Planning a funeral can be exhausting, emotionally draining and funerals are so expensive! Consider this nasty little statistic: The average funeral and burial costs today, according to the National Funeral Directors Association, are $7,323 (including embalming, metal casket, and viewing.) And that’s no typo.
But you can arrange a gold-standard funeral without breaking the bank. Here are four ways to keep a funeral from being so expensive.
Cut-rate caskets and urns
Costco and caskets? Most of us wouldn’t have put the two words in the same sentence. But the purveyor of all-things-bulk added caskets to its online shopping basket a few years ago, and customers rank them highly on both visual appeal and price.
Caskets are pricey at funeral homes and can easily represent the single largest purchase related to a funeral. Besides, there are only three major casket manufacturers in the U.S. (Batesville, Aurora, and Universal, Costco’s supplier), which means most are coming from the same sources whether you buy them online or from the funeral home.
There are lots of online suppliers and their prices are competitive, with some throwing in free next-day delivery. Of the wooden varieties, pine caskets tend to be cheapest. In metals, the standard 18-gauge steel is the most affordable. It’s worth noting that federal law prohibits funeral homes from adding on a handling fee or refusing a casket purchased elsewhere.
As for urns, consider purchasing a pet memorial urn. They are hundreds of dollars cheaper than urns made for human ashes. And they are just as lovely—crafted from stone, glass, cloisonné and a biodegradable mix, among other materials. And, yes, urns that can handle the remains of a 200-pound dog will support the ashes of many human bodies.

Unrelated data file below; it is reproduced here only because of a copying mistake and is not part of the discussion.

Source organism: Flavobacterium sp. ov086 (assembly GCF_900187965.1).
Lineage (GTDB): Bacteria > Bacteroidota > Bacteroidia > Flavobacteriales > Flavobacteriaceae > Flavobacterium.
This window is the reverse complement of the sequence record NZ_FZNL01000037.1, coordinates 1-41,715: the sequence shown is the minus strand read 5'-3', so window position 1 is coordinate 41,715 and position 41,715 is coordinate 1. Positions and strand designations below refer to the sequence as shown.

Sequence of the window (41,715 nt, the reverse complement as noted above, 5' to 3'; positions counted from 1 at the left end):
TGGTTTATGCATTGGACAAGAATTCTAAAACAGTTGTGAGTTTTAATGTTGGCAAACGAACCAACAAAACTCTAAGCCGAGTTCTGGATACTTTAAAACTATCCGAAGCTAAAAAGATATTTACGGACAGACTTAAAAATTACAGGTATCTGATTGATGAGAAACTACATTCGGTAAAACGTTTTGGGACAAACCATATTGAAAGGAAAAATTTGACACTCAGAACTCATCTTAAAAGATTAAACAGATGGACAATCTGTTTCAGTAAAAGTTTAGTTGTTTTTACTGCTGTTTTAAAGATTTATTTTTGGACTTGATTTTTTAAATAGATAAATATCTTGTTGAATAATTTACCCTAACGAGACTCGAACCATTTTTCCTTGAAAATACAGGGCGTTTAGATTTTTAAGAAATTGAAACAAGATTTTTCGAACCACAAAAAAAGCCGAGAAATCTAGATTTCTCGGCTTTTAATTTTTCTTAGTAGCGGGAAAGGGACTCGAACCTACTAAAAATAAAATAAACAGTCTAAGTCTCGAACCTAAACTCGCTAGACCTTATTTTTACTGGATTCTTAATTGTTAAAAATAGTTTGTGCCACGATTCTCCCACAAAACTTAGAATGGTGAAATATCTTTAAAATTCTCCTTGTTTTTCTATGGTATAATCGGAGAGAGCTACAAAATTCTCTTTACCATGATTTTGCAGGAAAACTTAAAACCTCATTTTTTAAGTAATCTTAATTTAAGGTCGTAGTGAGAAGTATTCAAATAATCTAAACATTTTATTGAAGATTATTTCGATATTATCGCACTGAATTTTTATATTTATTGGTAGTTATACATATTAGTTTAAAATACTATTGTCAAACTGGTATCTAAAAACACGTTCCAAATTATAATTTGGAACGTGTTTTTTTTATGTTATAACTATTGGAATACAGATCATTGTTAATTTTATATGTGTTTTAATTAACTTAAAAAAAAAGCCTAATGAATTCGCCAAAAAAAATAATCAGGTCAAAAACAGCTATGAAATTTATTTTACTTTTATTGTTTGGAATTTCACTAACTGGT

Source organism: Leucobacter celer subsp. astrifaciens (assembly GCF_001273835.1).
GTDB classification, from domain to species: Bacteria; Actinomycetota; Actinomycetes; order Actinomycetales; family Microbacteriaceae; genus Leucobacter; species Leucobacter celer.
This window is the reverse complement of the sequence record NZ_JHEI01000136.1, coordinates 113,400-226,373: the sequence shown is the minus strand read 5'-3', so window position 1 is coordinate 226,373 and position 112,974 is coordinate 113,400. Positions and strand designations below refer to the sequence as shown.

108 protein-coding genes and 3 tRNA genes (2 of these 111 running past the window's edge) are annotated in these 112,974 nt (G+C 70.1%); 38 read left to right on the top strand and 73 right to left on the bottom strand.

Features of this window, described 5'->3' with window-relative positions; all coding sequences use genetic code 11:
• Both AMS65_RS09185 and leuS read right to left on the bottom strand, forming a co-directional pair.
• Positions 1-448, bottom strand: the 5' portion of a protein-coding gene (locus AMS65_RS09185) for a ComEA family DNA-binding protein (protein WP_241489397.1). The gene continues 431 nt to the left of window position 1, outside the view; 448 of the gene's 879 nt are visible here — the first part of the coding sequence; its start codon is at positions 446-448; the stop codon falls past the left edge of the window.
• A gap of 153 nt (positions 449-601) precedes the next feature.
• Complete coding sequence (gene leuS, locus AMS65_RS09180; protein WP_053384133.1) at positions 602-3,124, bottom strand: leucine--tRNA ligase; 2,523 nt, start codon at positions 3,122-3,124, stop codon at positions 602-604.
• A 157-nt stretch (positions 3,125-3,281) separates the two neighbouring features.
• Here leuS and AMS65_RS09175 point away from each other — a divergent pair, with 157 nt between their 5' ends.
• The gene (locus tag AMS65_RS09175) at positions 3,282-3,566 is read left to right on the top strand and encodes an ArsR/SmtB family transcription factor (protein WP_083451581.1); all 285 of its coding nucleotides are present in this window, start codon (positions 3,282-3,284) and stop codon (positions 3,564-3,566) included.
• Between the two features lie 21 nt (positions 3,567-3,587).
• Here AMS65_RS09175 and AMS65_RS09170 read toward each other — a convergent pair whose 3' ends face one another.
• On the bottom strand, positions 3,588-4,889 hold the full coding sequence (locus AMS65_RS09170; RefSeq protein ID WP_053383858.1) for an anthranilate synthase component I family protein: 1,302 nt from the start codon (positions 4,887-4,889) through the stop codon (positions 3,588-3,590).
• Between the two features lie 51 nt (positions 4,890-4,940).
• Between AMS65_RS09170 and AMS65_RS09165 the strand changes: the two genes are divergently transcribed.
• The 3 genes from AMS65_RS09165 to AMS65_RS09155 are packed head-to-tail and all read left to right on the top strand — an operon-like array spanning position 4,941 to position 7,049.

With funeral homes, it pays to compare costs. Prices can vary dramatically from town to town, even county to county. Bottom line? A little research could save you hundreds, if not thousands, of dollars.
One thing that can make funerals so expensive is package pricing, but nobody says you have to buy the package. In fact, funeral homes are prohibited by law from bundling their pricing – they must provide an itemized list of services when requested. With such a list, you can pick and choose, building a budget-friendly alternative funeral service rather than a package deal.
The Federal Trade Commission’s website is a helpful resource. Their Funeral Rule regulates what funeral homes can and cannot do when it comes to services, pricing, and transparency. The website includes primers, some of them eye-opening, on topics such as funeral fees and how to calculate the “actual” cost of a funeral.
Funeral home price shopping
Veterans are entitled to any number of benefits, including potentially a small burial allowance, a burial flag, a government-provided headstone or grave marker, a Presidential Memorial Certificate, free burial in one of the nation’s 135 national veteran’s cemeteries, and perpetual care.
Members of the reserves may also qualify for benefits. The surviving family will need the veteran’s discharge papers to determine eligibility. Funeral homes can help schedule the burial. For details, contact the Department of Veterans Affairs at 800-827-1000 or the National Cemetery Scheduling Office at 800-535-1117.
An increasingly popular alternative funeral service like a green or natural burial is eco-friendly, simpler and often cheaper than traditional ones. The idea is that the body and container decompose in a natural manner—so no costly metal caskets, no concrete headstones, no embalming fluid.
The savings are obvious when you consider that the average casket costs $2,000-plus; a headstone, roughly $2,000; and embalming services, $500-$1300. The Green Burial Council has lots of information on green products, services, and pricing.
The bottom line: One reason funerals are so expensive is that many people make hasty decisions under pressure during an emotional time. Don’t be afraid to shop on price, and you can create a loving and respectful funeral at a meaningful savings.